How much money is saved if one at-risk child is kindergarten ready?

This exciting new report commissioned by the Max M. & Marjorie S. Fisher Foundation and conducted by Wilder Research concluded that for every at-risk child in Detroit that is kindergarten ready there is a savings for taxpayers of 100,000. This took into account lifetime educational costs, social service expenditures, and the cost to the criminal justice system. Phillip fisher, vice chair of the Max M. and Marjorie S Fisher Foundation commented about the economic savings well:

“Recognizing education starts at birth, investing in birth to five year old children at risk is a first step to ensure they hit the kindergarten door ready to learn. This is critical if Detroit is prepared to meet the demands of Michigan’s future economy.”

While the study was conducted in Detroit, it is likely that Boulder, Denver and surrounding areas would experience a similar savings.

The economic savings are great to understand but what BIPR is really passionate about is making a difference in these children’s lives.

BIPR’s Zero-to-Five Program concluded the first phase of our Kindergarten Readiness Project in 2010 when we did cognitive, academic, social-emotional, and family stress screenings on 51 three, four, and five year-old at-risk children in Boulder, Lafayette, and Longmont, and Erie. The goal of the screenings was to help children identified as being behind in any of these areas get the help they needed so that they can succeed in school. We connected these families to area resources and suggested at home activities for the children.

We were astounded by the results. Seventeen children (29% of the sample) were identified with cognitive deficits, 13 children (32%) were delayed or very delayed in school readiness, and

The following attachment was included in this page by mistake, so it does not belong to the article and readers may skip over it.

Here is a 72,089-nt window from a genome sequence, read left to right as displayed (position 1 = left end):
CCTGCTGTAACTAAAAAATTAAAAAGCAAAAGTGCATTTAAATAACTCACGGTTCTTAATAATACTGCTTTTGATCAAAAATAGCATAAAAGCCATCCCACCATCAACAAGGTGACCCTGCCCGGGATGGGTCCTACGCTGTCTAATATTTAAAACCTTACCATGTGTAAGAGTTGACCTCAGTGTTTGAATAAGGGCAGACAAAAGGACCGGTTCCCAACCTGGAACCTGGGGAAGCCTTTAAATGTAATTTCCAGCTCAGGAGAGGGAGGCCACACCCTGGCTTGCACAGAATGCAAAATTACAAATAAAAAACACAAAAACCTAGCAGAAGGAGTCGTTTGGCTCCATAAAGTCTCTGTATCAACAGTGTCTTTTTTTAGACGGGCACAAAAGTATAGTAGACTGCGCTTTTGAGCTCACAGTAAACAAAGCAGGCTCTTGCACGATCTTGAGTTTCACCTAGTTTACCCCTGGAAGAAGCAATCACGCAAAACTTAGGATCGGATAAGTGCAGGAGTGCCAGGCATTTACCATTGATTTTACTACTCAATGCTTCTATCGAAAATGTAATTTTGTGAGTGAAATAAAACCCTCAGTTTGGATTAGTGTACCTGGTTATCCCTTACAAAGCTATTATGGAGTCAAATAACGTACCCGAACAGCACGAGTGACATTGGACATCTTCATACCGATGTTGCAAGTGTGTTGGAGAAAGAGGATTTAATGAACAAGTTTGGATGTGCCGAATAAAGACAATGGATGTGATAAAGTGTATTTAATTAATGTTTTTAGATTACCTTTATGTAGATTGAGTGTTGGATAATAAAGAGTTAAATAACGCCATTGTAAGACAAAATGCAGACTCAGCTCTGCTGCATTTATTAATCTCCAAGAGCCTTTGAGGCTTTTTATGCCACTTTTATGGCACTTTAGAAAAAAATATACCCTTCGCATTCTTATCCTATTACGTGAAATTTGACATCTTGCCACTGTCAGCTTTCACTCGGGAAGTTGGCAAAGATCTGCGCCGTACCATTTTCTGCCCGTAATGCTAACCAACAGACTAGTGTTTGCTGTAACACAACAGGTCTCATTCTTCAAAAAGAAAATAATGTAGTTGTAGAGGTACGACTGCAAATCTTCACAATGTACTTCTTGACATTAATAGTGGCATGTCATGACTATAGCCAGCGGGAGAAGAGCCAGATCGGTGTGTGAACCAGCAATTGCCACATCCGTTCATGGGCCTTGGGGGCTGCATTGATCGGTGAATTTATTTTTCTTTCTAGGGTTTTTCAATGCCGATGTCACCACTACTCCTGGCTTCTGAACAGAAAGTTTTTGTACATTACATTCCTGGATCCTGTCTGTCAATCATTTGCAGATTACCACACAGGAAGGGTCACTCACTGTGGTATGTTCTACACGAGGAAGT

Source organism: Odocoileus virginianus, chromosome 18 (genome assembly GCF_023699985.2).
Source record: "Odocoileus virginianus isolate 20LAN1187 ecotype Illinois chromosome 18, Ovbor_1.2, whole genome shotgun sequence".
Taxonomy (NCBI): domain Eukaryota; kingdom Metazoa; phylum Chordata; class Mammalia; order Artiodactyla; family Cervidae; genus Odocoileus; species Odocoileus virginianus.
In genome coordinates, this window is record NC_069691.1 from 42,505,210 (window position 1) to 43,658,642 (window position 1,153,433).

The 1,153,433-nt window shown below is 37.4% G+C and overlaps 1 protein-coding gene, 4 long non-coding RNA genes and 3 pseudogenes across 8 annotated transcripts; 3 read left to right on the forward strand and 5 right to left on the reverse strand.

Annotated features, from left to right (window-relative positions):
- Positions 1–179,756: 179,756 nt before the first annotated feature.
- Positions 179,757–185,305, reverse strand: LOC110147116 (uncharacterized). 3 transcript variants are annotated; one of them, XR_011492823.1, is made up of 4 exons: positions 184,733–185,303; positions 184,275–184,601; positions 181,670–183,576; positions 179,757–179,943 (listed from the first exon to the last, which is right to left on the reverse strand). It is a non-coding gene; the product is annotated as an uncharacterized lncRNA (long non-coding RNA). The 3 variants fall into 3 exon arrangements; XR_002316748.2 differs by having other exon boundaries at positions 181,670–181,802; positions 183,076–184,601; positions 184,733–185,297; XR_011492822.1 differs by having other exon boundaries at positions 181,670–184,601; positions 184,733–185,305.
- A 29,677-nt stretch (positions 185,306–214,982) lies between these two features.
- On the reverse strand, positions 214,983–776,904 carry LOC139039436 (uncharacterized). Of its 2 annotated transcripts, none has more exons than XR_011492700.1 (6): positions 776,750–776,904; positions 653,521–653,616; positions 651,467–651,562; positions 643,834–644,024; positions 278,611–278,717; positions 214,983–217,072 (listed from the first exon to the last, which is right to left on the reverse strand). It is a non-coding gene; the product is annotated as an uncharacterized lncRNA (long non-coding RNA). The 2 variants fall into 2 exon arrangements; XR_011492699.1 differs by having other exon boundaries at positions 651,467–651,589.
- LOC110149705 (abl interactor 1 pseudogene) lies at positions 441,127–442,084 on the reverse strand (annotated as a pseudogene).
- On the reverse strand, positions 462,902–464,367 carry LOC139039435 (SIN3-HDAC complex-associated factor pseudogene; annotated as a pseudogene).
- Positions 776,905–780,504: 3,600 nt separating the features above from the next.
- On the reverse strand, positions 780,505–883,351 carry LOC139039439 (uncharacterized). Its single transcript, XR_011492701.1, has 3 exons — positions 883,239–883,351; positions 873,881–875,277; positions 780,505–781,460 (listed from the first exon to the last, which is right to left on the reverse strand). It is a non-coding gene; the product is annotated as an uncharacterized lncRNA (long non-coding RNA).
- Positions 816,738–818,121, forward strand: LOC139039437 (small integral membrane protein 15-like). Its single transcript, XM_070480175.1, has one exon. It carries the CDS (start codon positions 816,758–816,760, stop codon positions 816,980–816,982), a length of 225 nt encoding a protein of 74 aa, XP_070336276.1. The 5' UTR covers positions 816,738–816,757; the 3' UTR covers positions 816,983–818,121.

14 (27%) had social/emotional difficulties. A normal distribution would have predicted that only 10% of children should have received scores in the Borderline IQ range or lower; in this sample, 32% scored in that range or lower. While there is evidence from other studies that low income children score lower on IQ and achievement tests, the magnitude of the difference surprised us. Many of the children who scored in the Borderline or Extremely Low ranges were in Preschool programs. This suggests to us that interventions will need to take place within the family unit beginning in infancy. The developing brain must be stimulated for appropriate neural pathways to develop. If children do not have adequate stimulation, unused neurons are pruned and neural connections die off.

To reduce or eliminate the achievement gap, creative outreach methods will need to be in place for at-risk-children and families. Good preschool and daycare settings, while helpful, do not appear to be enough in many cases. It appears that many of these children need very early enrichment activities. Parenting education groups for mothers and fathers provided in the prenatal period and early infancy may be best approach. Additionally, providing quality day care for infants and children that is informed by brain science may go a long way in helping children be kindergarten ready.

While our Zero-to-Five program will continue to offer parenting classes and in-service trainings to Preschools, we are pouring efforts into helping promote optimal brain development in infants and toddlers.

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